Visions of Paradise:

Cults & Communes in the Old America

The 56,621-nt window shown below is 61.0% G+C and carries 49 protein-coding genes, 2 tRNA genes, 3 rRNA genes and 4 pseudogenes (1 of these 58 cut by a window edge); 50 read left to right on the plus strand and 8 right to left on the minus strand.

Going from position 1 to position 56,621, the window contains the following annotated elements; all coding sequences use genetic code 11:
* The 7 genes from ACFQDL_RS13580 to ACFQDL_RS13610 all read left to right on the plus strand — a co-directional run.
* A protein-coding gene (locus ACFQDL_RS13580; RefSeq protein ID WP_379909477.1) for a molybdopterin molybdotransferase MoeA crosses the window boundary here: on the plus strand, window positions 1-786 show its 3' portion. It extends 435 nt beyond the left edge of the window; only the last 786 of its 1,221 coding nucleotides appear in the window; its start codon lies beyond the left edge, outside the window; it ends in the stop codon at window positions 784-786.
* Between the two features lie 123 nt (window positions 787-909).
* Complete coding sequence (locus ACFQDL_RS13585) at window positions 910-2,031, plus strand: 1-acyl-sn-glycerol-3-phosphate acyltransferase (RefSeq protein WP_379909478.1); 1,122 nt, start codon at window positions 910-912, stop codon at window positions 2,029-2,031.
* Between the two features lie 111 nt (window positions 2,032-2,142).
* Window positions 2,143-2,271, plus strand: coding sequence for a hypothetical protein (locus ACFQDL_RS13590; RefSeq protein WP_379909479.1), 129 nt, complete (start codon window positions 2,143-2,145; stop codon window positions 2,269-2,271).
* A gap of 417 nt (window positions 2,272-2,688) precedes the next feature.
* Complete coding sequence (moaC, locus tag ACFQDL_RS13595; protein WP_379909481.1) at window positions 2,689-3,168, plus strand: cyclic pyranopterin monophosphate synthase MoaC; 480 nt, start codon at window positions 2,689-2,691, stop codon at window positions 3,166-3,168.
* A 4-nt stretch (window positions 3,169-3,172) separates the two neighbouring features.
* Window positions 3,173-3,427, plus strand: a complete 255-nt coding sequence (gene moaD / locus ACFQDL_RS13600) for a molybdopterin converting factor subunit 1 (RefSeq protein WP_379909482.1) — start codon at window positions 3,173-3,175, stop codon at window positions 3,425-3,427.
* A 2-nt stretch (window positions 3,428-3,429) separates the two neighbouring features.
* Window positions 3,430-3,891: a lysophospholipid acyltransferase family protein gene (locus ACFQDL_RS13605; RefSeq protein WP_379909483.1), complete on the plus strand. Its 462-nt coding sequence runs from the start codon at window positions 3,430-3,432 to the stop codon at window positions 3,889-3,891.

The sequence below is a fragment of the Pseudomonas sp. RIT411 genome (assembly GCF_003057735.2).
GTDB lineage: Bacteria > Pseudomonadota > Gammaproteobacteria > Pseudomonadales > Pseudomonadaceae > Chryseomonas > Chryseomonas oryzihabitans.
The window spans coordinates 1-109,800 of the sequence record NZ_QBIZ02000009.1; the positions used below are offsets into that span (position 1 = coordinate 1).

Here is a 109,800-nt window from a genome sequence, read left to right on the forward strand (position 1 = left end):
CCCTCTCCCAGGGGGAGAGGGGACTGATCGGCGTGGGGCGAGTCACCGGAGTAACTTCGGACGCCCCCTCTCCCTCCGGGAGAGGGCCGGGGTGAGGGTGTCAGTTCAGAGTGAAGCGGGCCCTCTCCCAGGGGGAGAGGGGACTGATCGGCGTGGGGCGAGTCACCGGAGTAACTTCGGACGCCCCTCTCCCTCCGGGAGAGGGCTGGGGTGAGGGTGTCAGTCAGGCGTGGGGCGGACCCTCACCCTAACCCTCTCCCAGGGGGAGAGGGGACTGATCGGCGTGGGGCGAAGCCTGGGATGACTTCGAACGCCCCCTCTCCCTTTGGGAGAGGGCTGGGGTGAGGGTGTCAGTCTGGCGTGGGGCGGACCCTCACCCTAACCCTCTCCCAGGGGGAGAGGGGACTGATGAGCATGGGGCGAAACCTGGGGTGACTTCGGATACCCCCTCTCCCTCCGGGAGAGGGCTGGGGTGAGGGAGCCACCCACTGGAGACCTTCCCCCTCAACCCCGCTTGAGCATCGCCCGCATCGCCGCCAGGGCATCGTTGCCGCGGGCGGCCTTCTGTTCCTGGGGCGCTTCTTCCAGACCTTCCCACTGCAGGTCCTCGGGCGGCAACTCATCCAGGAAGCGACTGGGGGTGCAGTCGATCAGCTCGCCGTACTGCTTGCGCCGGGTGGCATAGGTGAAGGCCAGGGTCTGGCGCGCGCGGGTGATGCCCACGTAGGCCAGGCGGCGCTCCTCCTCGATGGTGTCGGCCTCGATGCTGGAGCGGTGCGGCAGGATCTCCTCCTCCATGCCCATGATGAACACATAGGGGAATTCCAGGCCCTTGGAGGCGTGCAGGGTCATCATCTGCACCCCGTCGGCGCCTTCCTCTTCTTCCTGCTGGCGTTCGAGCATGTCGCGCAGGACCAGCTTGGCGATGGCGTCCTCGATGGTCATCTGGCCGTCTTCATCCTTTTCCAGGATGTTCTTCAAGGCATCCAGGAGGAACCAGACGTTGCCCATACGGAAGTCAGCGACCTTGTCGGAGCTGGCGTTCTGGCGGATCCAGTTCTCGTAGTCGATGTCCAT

This course provides a writing-intensive introduction to the early American history of communal religious utopias or what we often call “cults.” More than a hundred years before the late-twentieth-century cult scare—that is, before Scientology and the Moonies, “brainwashing” and “de-programming,” mass marriages and mass suicides—new communal religious movements led by charismatic leaders sought to remake the world by living apart from it. In the early- and mid-nineteenth century, the Americans in these movements sought refuge from what they saw as a chaotic and broken world. In their new communal utopias, they banished sin, spoke directly with the divine presence, and reconfigured the economic, religious, and sexual norms that governed the early republic. This course investigates two of these key movements—a nomadic group of apocalyptic seekers called the Pilgrims (no, not those Pilgrims) and the Oneida Community, a perfectionist commune whose sexual mores scandalized polite society. The course provides students with the historical and conceptual tools to understand American religious diversity and challenges them to master writing techniques that will prove essential to their intellectual and professional success in the years ahead. It’s going to be a great month—one filled with hard work, challenging discussions, and rewarding insights about this country’s confusing, disturbing, revealing, and thrilling religious past.